A federal lawsuit claims that UnitedHealth Group, the largest Medicare Advantage insurer in the country, is coding medical claims inappropriately for monetary gain. But while the lawsuit doesn't involve physician practices, many practices are now paying more attention to risk adjustment coding than ever.
At the heart of the UnitedHealth lawsuit is the claim that the insurer inflated its Medicare Advantage risk scores, which are determined by the level of services required by each beneficiary. Higher risk scores translate into higher payments from the government, and the contention is that this dynamic has created an incentive for plans to squeeze the maximum reimbursement possible.
The federal government claims MA plans overcharge the Centers for Medicare and Medicaid Services after sifting through physicians' medical records and greenlighting codes that generate higher payments.
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A report in Neurology Today advises physicians to be on their toes: The codes, it said, affect physician pay and insurance contracting opportunities. Physicians should monitor the outcome of the lawsuits as value-based payment frameworks continue to spread and gain traction.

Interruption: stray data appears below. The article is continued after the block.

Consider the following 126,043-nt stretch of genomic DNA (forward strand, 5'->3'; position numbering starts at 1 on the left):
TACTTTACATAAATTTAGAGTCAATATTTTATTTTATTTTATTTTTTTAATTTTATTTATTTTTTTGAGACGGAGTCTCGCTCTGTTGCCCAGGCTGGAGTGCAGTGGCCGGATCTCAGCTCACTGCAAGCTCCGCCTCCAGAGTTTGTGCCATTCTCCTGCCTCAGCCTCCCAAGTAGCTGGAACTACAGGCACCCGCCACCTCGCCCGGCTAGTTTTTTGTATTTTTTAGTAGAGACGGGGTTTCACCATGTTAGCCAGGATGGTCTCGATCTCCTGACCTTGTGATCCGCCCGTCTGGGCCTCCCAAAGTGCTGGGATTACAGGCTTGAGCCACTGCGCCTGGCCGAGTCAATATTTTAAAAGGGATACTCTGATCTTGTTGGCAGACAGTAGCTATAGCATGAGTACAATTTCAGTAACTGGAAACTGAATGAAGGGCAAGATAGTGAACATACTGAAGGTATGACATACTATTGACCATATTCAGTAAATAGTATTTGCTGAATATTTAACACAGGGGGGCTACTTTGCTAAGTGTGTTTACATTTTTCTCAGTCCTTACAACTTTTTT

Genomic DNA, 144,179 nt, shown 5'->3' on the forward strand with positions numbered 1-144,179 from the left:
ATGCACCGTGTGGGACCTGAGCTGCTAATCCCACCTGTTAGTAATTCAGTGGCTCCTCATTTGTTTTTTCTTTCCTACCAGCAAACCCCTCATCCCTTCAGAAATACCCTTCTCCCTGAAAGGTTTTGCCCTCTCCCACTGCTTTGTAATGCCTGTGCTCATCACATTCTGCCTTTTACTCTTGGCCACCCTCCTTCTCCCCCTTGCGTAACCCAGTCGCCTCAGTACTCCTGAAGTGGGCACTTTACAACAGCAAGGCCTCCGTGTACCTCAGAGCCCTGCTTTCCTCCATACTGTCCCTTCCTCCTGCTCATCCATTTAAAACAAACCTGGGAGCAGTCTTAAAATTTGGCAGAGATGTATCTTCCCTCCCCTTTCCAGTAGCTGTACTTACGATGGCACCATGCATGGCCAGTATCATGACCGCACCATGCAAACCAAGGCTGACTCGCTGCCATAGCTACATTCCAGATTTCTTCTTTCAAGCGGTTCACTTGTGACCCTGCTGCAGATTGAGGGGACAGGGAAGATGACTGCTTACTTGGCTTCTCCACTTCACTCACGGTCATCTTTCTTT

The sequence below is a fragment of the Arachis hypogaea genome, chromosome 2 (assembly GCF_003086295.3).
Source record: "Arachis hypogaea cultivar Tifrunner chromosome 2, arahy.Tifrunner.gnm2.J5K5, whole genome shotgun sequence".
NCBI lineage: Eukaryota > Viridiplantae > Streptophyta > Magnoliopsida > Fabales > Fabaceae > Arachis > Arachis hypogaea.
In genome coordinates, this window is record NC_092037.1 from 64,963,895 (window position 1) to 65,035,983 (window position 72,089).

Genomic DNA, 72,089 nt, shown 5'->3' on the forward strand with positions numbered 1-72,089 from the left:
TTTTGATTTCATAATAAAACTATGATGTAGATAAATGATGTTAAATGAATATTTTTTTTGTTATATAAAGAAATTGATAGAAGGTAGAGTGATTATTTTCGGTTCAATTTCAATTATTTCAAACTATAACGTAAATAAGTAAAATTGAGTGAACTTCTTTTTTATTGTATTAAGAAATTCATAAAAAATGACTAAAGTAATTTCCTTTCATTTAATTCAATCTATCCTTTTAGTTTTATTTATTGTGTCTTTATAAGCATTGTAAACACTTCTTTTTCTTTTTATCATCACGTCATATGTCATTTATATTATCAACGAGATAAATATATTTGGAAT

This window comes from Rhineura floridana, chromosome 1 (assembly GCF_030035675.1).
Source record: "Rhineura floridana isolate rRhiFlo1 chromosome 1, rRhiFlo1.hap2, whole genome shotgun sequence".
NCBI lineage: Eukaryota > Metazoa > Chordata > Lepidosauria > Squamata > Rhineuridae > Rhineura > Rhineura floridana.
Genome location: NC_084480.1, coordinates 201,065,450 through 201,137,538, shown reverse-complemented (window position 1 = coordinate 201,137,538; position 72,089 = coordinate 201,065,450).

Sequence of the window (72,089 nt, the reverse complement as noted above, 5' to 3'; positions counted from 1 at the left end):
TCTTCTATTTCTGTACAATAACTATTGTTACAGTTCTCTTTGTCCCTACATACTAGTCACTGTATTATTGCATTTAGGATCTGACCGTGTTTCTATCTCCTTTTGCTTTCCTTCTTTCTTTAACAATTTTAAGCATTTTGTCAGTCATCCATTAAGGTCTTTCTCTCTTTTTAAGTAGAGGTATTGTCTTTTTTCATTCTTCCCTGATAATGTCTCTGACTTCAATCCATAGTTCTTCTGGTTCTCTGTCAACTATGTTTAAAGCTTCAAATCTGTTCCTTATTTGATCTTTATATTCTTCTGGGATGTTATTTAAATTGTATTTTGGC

High-cost patients in MA plans are identified if a provider selects Hierarchical Condition Categories codes from the larger ICD-10 set, and the importance of those codes only increases as the broader healthcare system transitions from fee-for-service to value-based payment models. While physicians can use these codes to generate a high-risk score and receive more reimbursement for complicated patients, they need to carefully and properly use the HCC codes, which indicate the expected costs for a patient.
According to Neurology Today, the lawsuits suggest the Department of Justice is zeroing in on risk adjustment practices. For its part, UnitedHealth has denied the allegations.
The Government Accountability Office estimates the federal government made about $16 billion in improper payments to MA health plans last year, with the inappropriate use of codes being the primary factor. MA plans now cover about one-third of all Medicare beneficiaries.